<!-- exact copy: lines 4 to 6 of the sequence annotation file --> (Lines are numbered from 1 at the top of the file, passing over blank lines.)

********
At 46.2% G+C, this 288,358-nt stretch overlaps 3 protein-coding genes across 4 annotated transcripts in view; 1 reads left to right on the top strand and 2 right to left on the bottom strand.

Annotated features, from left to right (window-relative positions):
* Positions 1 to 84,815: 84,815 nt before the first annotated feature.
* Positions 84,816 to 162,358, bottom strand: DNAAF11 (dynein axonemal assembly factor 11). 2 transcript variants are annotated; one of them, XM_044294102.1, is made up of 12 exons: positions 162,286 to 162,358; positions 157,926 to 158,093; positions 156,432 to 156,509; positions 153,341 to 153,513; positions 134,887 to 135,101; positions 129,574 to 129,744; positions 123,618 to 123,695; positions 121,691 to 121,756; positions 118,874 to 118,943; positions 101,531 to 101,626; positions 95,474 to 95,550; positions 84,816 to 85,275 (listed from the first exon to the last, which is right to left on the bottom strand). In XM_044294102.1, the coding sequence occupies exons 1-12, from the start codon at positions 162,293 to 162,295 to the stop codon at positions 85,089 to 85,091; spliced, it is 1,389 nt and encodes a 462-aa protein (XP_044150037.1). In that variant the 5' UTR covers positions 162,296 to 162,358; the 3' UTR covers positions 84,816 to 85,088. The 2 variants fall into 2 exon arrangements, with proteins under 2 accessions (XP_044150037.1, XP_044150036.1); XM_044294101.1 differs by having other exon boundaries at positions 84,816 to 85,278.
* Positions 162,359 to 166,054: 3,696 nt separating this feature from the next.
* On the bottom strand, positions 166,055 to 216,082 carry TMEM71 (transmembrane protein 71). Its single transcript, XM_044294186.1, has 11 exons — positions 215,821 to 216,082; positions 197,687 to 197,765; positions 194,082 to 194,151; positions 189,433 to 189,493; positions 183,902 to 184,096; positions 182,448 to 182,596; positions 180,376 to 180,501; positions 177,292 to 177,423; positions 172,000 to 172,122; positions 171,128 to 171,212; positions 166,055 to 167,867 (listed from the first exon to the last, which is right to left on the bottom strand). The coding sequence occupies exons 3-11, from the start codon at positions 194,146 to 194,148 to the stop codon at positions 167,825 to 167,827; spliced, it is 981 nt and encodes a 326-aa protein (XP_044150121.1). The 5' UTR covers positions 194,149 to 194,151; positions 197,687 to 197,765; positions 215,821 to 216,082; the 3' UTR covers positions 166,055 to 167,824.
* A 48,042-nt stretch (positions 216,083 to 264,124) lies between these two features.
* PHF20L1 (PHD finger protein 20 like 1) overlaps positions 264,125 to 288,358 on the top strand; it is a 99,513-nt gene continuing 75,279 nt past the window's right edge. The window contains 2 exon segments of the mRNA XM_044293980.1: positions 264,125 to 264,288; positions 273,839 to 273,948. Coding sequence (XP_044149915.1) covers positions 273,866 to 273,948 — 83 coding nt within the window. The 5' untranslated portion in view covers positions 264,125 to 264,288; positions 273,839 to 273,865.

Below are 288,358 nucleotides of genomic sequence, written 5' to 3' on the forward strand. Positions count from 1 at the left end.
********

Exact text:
* Positions 84,816 to 162,358, bottom strand: DNAAF11 (dynein axonemal assembly factor 11). 2 transcript variants are annotated; one of them, XM_044294102.1, is made up of 12 exons: positions 162,286 to 162,358; positions 157,926 to 158,093; positions 156,432 to 156,509; positions 153,341 to 153,513; positions 134,887 to 135,101; positions 129,574 to 129,744; positions 123,618 to 123,695; positions 121,691 to 121,756; positions 118,874 to 118,943; positions 101,531 to 101,626; positions 95,474 to 95,550; positions 84,816 to 85,275 (listed from the first exon to the last, which is right to left on the bottom strand). In XM_044294102.1, the coding sequence occupies exons 1-12, from the start codon at positions 162,293 to 162,295 to the stop codon at positions 85,089 to 85,091; spliced, it is 1,389 nt and encodes a 462-aa protein (XP_044150037.1). In that variant the 5' UTR covers positions 162,296 to 162,358; the 3' UTR covers positions 84,816 to 85,088. The 2 variants fall into 2 exon arrangements, with proteins under 2 accessions (XP_044150037.1, XP_044150036.1); XM_044294101.1 differs by having other exon boundaries at positions 84,816 to 85,278.
* Positions 162,359 to 166,054: 3,696 nt separating this feature from the next.
* On the bottom strand, positions 166,055 to 216,082 carry TMEM71 (transmembrane protein 71). Its single transcript, XM_044294186.1, has 11 exons — positions 215,821 to 216,082; positions 197,687 to 197,765; positions 194,082 to 194,151; positions 189,433 to 189,493; positions 183,902 to 184,096; positions 182,448 to 182,596; positions 180,376 to 180,501; positions 177,292 to 177,423; positions 172,000 to 172,122; positions 171,128 to 171,212; positions 166,055 to 167,867 (listed from the first exon to the last, which is right to left on the bottom strand). The coding sequence occupies exons 3-11, from the start codon at positions 194,146 to 194,148 to the stop codon at positions 167,825 to 167,827; spliced, it is 981 nt and encodes a 326-aa protein (XP_044150121.1). The 5' UTR covers positions 194,149 to 194,151; positions 197,687 to 197,765; positions 215,821 to 216,082; the 3' UTR covers positions 166,055 to 167,824.